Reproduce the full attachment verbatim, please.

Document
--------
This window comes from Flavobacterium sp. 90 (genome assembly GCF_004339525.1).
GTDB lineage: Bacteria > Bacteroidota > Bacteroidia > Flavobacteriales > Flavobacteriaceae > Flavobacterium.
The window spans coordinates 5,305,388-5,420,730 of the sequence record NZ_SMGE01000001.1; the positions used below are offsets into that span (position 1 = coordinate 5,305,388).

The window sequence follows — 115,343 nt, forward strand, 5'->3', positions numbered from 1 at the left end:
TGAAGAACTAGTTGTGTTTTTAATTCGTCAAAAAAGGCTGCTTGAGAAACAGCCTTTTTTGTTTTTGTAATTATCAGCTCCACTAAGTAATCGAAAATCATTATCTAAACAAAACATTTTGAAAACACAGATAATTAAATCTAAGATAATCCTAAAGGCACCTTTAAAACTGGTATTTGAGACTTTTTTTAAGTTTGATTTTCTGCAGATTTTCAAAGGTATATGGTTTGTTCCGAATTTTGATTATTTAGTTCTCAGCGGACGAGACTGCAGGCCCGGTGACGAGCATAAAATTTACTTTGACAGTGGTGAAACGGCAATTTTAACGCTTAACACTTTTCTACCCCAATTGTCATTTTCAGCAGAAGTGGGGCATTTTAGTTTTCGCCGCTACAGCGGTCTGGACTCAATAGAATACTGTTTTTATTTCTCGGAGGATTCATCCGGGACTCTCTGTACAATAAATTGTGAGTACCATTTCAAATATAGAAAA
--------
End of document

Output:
This window comes from Flavobacterium sp. 90 (genome assembly GCF_004339525.1).
GTDB lineage: Bacteria > Bacteroidota > Bacteroidia > Flavobacteriales > Flavobacteriaceae > Flavobacterium.
The window spans coordinates 5,305,388-5,420,730 of the sequence record NZ_SMGE01000001.1; the positions used below are offsets into that span (position 1 = coordinate 5,305,388).

The window sequence follows — 115,343 nt, forward strand, 5'->3', positions numbered from 1 at the left end:
TGAAGAACTAGTTGTGTTTTTAATTCGTCAAAAAAGGCTGCTTGAGAAACAGCCTTTTTTGTTTTTGTAATTATCAGCTCCACTAAGTAATCGAAAATCATTATCTAAACAAAACATTTTGAAAACACAGATAATTAAATCTAAGATAATCCTAAAGGCACCTTTAAAACTGGTATTTGAGACTTTTTTTAAGTTTGATTTTCTGCAGATTTTCAAAGGTATATGGTTTGTTCCGAATTTTGATTATTTAGTTCTCAGCGGACGAGACTGCAGGCCCGGTGACGAGCATAAAATTTACTTTGACAGTGGTGAAACGGCAATTTTAACGCTTAACACTTTTCTACCCCAATTGTCATTTTCAGCAGAAGTGGGGCATTTTAGTTTTCGCCGCTACAGCGGTCTGGACTCAATAGAATACTGTTTTTATTTCTCGGAGGATTCATCCGGGACTCTCTGTACAATAAATTGTGAGTACCATTTCAAATATAGAAAA